Cities and solidarities. Urban communities in medieval and early modern Europe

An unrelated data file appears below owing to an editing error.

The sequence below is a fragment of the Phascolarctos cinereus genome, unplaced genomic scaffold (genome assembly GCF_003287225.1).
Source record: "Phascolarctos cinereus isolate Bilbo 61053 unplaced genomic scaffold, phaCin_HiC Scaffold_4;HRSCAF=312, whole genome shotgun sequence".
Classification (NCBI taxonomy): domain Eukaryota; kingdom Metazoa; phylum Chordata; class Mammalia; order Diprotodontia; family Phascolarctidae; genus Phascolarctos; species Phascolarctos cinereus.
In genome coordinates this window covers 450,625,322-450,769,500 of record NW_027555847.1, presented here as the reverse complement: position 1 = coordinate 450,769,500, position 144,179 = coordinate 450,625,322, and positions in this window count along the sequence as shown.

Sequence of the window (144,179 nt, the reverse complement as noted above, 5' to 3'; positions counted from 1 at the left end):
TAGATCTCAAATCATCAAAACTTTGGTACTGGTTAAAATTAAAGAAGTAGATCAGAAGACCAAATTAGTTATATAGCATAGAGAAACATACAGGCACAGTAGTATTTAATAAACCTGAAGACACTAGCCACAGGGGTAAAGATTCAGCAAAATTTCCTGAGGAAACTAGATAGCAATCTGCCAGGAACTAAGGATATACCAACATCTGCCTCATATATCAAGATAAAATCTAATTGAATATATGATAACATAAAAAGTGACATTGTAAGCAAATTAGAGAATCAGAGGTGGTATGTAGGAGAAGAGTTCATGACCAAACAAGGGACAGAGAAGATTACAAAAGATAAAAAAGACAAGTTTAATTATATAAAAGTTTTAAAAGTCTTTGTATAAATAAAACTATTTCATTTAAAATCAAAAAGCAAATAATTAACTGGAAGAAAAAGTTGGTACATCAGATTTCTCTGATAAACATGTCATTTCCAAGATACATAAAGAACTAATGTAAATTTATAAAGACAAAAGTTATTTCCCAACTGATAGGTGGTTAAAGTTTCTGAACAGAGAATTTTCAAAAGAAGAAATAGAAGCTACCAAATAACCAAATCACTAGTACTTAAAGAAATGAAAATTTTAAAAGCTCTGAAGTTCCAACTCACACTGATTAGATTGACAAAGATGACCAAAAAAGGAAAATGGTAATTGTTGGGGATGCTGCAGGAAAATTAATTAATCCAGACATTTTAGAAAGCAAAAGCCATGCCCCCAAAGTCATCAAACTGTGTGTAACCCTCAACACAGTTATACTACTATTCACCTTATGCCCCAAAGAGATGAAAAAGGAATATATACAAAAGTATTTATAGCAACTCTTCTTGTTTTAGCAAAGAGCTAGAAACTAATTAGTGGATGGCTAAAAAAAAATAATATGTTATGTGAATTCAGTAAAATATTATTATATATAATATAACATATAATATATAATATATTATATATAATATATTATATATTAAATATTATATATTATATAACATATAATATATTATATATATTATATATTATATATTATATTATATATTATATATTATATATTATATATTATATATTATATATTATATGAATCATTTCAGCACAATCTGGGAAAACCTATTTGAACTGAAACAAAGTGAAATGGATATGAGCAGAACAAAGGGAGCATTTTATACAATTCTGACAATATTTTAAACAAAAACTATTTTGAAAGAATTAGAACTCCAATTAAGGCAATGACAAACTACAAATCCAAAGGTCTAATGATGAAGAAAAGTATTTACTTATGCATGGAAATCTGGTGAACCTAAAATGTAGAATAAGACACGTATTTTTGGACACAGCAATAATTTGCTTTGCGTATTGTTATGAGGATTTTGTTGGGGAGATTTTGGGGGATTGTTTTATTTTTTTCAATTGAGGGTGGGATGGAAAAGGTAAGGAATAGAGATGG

In their earliest forms, human communities were structured by kinship; transcending these boundaries was inextricably linked with the emergence of institutions, networks and beliefs, binding communities together in ties of solidarity. Regardless of whether cooperation or confl ict was the norm in human interactions, communities and solidarities did not come easily, but required an active participation among those involved, and their creative imagination. The structures and practices of communities and their dynamism over time has been a topic of extensive historical and sociological research. Amongst the immense diversity of all historical experiences, urban communities speak most to the imagination: they are places of exceptionally complex human interactions, bringing together large numbers of people in a condensed space over prolonged periods of time.